To date I have not seen or heard of any Federal Program that will fully pay for raising a home. We have all heard a lot of myths and BS, some of it from OEM, local Politicians, FEMA, and well meaning friends and family, so please be very careful what you latch onto and hope for…investigate everything.

Do not commit to any contracts until you are very clear of how you are going to pay and EXACTLY what funding is available by who and when.

For the record the Sandy Fiscal Aide package before Congress probably isn’t going to make a material difference to a Highlands homeowner, so until that is resolved, please be very careful as to what you decide to do. Government assistance should NOT be relied on.


  1. Well here’s my question…I was under the impression that if you lived in a certain area and had 50% more damage to your home – you didn’t have a choice! Personally, I would like to elevate my house anyway so I’m not arguing against it, but I thought the boro was going to set the mandatory height requirements?


    • I know they are going to get pressure from FEMA to do so, and the pressure will be put back on the residents. From what I hear they did a similar thing back in ’92. I just don’t know if they have follow through ability on this.


    • I spoke to P. Vitale who is handling all this and what is happening is Highlands is going to do what ever FEMA tells them. All homes in downtown highlands with a V zone will have to to elevated minimally. Every resident will have 4 years to do this and after the 4 years if the home is not elevated the fines that will incur will surpass thousands and thousands. Apparently the grants have just started processing for Hurricane Irene and will be months if not years before anyone will see paperwork for a grant for Sandy. People like me who were set to close on the day the storm hit will not get the grant since we would be buying a home that is considered a pre-exisiting condition. Thats a great way to get the town back up and running.


    • I would like to raise my house also but there is so much uncertainty for all of us. The main thing is More than likely most of us even if we were equity positive before the storm are not now and then when you factor in the additional cost of the lift either out of pocket or via loan then you are completely underwater with no clue as to when you would be equity positive again. I was equity positive over $100k prior to the storm so at best I am flat.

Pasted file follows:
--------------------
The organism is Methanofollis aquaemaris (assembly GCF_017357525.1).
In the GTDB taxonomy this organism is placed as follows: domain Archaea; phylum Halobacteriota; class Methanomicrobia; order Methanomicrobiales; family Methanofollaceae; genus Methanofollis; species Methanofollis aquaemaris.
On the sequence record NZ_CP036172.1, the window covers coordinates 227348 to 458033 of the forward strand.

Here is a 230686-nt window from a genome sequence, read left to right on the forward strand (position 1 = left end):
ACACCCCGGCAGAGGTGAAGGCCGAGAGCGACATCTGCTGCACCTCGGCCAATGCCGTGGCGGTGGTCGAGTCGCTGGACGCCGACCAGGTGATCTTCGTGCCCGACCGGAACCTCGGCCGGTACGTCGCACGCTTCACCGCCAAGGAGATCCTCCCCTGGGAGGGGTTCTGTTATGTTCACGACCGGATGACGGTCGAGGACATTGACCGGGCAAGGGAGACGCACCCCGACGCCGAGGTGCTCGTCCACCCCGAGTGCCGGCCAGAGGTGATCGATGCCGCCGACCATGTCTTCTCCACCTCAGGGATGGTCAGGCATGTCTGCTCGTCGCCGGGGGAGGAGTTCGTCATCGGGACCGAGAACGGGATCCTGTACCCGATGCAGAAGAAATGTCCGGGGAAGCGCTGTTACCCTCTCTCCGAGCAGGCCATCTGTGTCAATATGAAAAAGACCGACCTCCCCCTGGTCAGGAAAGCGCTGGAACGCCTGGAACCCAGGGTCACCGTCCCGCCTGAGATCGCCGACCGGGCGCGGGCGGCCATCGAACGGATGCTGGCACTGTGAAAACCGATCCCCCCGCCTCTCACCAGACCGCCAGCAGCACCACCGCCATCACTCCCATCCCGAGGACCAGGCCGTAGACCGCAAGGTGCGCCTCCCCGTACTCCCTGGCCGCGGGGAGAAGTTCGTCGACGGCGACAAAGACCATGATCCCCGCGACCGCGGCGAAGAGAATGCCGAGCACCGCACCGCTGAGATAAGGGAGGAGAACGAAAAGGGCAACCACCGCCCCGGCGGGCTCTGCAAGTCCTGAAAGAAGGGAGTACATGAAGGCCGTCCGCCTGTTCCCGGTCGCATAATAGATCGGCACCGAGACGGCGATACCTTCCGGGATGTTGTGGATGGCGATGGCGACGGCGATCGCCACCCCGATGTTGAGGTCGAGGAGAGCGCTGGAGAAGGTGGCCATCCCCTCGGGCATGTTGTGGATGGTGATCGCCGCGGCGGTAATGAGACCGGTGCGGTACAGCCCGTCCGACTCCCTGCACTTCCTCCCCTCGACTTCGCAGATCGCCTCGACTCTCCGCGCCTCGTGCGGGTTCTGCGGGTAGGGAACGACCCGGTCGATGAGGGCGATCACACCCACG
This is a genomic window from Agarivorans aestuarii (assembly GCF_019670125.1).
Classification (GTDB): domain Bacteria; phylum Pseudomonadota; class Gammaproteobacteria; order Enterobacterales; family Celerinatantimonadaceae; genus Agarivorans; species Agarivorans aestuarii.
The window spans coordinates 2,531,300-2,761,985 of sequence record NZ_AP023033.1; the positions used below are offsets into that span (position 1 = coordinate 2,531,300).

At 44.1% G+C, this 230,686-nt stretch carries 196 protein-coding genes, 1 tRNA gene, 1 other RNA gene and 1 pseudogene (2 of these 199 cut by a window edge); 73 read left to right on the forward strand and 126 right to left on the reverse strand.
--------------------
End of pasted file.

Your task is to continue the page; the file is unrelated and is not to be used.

For me I would need to take a loan. I don’t see a bank giving me a loan if I am even or underwater at this point. That leaves the possibility of the SBA emergency loans. Then all affected by Sandy have until the end of the month to apply for a loan from the SBA. They have a range of 1.68% to 4%. With a maximum of 240k in loan. $200 for the structure and $40 for the contents. Unfortunately they also deduct what the insurance settlement would be. The only way the math works from a cash flow standpoint is if I could borrow at the lowest rate and refi the mortgage and use the difference to cover the FEMA shortfall for the lifting. That would add 2 years to my mortgage and increase my monthly nut by $100. While being underwater it is still a lower cost than walking away and renting something until my credit is repaired. It would alos likely be much less costly than the increased flood insurance premium based upon what I have heard afetr calling Fema, SBA and my insurance company for an idea. Unfortunately none of them could give me a real number just a very broad range.

      As far as any way the municipality can give you are hard time they have their backs against the wall because if we are forced to raise and we have 1200 plus homes in Highlands in the same boat then I wouldn’t be surprised if 50% or more just walk away from their homes either because they don’t qualify for a loan or can’t afford the extra carry cost. That would then cause Highlands and a huge number of towns in NY and NJ not getting enough property tax revenue to provide essential services and then they file for bankruptcy.


  2. If you ask people who were in town in 1992 they will tell you they’ve been on that list since then for funds to raise their homes!